Alleviating the patient's price of privacy through a partially observable waiting list

Burhaneddin Sandikçi, Lisa M. Maillart, Andrew J. Schaefer, Mark S. Roberts

Research output: Contribution to journalArticlepeer-review

28 Citations (Scopus)

Abstract

In the United States, end-stage liver disease patients join a waiting list and then make accept/reject decisions for transplantation as deceased-donor organs are offered to them over time. These decisions are largely influenced by the patient's prospect for future offers, which can be ascertained most accurately by knowing the entire composition of the waiting list. Under the current transplantation system, however, the United Network for Organ Sharing (UNOS), in an effort to strike a balance between privacy and transparency, only publishes an aggregated version of the waiting list. However, it is not clear whether the published information is good enough (compared with perfect information) to help patients make optimal decisions that maximize their individual life expectancies. We provide a novel model of this accept/reject problem from an individual patient's perspective using a partially observed Markov decision process (POMDP) framework, which incorporates the imperfect waiting list information as published currently into the patient's decision making. We analyze structural properties of this model. In particular, we establish conditions that guarantee a monotone value function and a threshold-type optimal policy with respect to the partially observable rank state that captures the imperfect waiting list information. Furthermore, we develop an improved solution methodology to solve a generic POMDP model. This solution method guarantees, for any fixed grid, the best possible approximation to the optimal value function by solving linear programs to compute the optimal weights used for the approximation. Finally, we compare, in a clinically driven numerical study, the results of this model with those of an existing Markov decision process model that differs from our model in assuming the availability of perfect waiting list information. This comparison allows us to assess the quality of the published imperfect information as measured by a patient's so-called price of privacy (i.e., the opportunity loss in expected life days due to a lack of perfect waiting list information). Previous work estimates a significant loss in a patient's life expectancy, on average, when the patient has no waiting list information compared with full information. In this paper, we find that the currently published partial information is nearly sufficient to eliminate this loss, resulting in a negligible price of privacy and supporting current UNOS practice.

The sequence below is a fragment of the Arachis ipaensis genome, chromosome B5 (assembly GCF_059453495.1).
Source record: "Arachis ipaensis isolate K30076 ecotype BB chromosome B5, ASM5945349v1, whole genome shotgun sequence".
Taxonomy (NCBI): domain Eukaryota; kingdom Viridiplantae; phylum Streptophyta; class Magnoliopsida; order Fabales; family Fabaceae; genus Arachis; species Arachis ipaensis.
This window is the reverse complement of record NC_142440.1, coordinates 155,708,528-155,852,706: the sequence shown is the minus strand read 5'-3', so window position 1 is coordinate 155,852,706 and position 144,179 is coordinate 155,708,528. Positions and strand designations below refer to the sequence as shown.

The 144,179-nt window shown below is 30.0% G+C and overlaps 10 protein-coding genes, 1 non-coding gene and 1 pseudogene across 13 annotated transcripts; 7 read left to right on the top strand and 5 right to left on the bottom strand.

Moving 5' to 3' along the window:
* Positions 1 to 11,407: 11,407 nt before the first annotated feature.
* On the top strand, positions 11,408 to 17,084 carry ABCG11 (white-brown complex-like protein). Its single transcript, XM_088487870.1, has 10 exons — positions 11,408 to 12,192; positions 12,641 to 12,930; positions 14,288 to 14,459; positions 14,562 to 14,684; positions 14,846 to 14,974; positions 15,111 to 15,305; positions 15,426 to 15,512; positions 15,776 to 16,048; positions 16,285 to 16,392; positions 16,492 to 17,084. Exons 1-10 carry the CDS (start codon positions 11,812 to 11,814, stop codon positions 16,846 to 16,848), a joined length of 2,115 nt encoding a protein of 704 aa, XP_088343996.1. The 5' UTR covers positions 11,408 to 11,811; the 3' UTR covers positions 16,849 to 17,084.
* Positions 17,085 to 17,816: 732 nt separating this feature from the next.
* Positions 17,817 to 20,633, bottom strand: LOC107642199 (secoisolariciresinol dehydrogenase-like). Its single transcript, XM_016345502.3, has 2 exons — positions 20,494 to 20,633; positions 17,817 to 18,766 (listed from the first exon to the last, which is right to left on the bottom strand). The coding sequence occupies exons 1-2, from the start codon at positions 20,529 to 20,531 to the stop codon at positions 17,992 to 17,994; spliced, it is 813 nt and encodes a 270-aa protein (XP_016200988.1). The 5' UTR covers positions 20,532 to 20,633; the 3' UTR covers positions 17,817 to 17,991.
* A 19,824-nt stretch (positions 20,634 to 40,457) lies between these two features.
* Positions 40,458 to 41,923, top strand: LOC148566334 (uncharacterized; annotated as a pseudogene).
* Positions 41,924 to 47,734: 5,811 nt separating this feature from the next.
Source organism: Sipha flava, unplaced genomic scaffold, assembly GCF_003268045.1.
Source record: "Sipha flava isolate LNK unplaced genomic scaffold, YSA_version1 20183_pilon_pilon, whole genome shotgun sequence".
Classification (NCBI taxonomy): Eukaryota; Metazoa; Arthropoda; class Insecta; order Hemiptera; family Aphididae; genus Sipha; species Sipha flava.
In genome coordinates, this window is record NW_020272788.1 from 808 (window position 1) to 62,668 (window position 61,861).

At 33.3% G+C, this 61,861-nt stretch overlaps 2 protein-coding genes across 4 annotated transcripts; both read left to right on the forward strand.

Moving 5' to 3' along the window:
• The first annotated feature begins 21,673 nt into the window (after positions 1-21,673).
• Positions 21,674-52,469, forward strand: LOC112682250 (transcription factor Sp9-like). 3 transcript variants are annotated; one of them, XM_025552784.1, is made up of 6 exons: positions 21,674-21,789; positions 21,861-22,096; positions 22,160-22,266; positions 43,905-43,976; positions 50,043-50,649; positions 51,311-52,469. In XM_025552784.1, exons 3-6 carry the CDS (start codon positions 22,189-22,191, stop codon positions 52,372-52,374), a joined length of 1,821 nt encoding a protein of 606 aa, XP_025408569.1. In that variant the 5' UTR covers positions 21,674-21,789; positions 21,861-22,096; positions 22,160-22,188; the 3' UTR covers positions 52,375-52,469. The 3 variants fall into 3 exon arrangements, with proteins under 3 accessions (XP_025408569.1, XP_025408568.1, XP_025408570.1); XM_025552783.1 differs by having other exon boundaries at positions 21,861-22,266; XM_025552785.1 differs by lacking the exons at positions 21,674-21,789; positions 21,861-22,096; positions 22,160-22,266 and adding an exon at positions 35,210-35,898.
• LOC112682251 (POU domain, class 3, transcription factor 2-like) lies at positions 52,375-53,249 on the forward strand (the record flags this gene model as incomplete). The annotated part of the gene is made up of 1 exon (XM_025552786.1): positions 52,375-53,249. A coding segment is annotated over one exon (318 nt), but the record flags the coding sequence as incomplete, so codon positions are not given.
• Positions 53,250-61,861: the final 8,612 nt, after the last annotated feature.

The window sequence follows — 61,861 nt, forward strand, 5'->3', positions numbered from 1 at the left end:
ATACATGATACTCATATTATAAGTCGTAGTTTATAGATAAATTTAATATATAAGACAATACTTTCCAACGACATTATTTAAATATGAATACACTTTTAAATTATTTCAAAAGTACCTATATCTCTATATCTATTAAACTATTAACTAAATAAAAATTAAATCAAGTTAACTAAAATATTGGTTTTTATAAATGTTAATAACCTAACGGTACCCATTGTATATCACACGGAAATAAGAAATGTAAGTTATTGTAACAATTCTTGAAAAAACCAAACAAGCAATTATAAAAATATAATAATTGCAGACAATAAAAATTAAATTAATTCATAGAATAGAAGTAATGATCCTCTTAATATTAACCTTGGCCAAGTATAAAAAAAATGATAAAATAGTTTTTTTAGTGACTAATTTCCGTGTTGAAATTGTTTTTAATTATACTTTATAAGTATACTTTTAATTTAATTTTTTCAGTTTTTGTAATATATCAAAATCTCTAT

Original languageEnglish
Pages (from-to)1836-1854
Number of pages19
JournalManagement Science
Volume59
Issue number8
DOIs
Publication statusPublished - Aug 2013
Externally publishedYes

Keywords

  • Dynamic programming
  • Liver transplantation
  • Medical decision making
  • Partially and completely observable Markov decision process models
  • Value of information

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